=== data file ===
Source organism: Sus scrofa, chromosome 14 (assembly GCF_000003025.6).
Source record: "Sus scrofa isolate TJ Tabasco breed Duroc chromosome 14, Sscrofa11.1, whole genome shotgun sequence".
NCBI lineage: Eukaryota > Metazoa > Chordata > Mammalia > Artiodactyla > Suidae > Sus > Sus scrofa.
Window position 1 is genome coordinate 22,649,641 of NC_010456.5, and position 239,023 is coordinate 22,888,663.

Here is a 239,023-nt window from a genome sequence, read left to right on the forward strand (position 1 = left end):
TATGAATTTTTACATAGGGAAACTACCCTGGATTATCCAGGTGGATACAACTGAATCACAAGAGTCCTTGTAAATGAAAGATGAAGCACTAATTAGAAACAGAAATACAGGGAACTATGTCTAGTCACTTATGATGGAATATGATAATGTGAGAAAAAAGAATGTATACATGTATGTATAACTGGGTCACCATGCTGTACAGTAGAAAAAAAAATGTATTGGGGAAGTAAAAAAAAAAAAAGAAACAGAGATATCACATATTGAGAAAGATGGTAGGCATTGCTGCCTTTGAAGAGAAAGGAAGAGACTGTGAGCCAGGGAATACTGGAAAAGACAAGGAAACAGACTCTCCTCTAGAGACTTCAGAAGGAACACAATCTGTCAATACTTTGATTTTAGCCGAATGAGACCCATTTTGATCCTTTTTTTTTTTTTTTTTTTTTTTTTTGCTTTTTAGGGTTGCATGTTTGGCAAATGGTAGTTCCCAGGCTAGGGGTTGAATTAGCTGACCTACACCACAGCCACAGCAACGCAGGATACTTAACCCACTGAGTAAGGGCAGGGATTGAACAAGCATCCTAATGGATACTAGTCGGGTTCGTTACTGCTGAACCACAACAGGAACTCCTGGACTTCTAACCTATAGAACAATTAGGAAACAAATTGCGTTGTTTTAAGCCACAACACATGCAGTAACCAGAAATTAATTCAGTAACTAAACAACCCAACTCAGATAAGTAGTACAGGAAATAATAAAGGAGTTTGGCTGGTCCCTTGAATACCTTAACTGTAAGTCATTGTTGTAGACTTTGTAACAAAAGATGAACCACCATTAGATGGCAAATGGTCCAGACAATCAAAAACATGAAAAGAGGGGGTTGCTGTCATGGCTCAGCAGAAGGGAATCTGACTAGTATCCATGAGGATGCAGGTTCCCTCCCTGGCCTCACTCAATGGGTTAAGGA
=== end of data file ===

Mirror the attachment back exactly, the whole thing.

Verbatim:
Source organism: Sus scrofa, chromosome 14 (assembly GCF_000003025.6).
Source record: "Sus scrofa isolate TJ Tabasco breed Duroc chromosome 14, Sscrofa11.1, whole genome shotgun sequence".
NCBI lineage: Eukaryota > Metazoa > Chordata > Mammalia > Artiodactyla > Suidae > Sus > Sus scrofa.
Window position 1 is genome coordinate 22,649,641 of NC_010456.5, and position 239,023 is coordinate 22,888,663.

Here is a 239,023-nt window from a genome sequence, read left to right on the forward strand (position 1 = left end):
TATGAATTTTTACATAGGGAAACTACCCTGGATTATCCAGGTGGATACAACTGAATCACAAGAGTCCTTGTAAATGAAAGATGAAGCACTAATTAGAAACAGAAATACAGGGAACTATGTCTAGTCACTTATGATGGAATATGATAATGTGAGAAAAAAGAATGTATACATGTATGTATAACTGGGTCACCATGCTGTACAGTAGAAAAAAAAATGTATTGGGGAAGTAAAAAAAAAAAAAGAAACAGAGATATCACATATTGAGAAAGATGGTAGGCATTGCTGCCTTTGAAGAGAAAGGAAGAGACTGTGAGCCAGGGAATACTGGAAAAGACAAGGAAACAGACTCTCCTCTAGAGACTTCAGAAGGAACACAATCTGTCAATACTTTGATTTTAGCCGAATGAGACCCATTTTGATCCTTTTTTTTTTTTTTTTTTTTTTTTTTGCTTTTTAGGGTTGCATGTTTGGCAAATGGTAGTTCCCAGGCTAGGGGTTGAATTAGCTGACCTACACCACAGCCACAGCAACGCAGGATACTTAACCCACTGAGTAAGGGCAGGGATTGAACAAGCATCCTAATGGATACTAGTCGGGTTCGTTACTGCTGAACCACAACAGGAACTCCTGGACTTCTAACCTATAGAACAATTAGGAAACAAATTGCGTTGTTTTAAGCCACAACACATGCAGTAACCAGAAATTAATTCAGTAACTAAACAACCCAACTCAGATAAGTAGTACAGGAAATAATAAAGGAGTTTGGCTGGTCCCTTGAATACCTTAACTGTAAGTCATTGTTGTAGACTTTGTAACAAAAGATGAACCACCATTAGATGGCAAATGGTCCAGACAATCAAAAACATGAAAAGAGGGGGTTGCTGTCATGGCTCAGCAGAAGGGAATCTGACTAGTATCCATGAGGATGCAGGTTCCCTCCCTGGCCTCACTCAATGGGTTAAGGA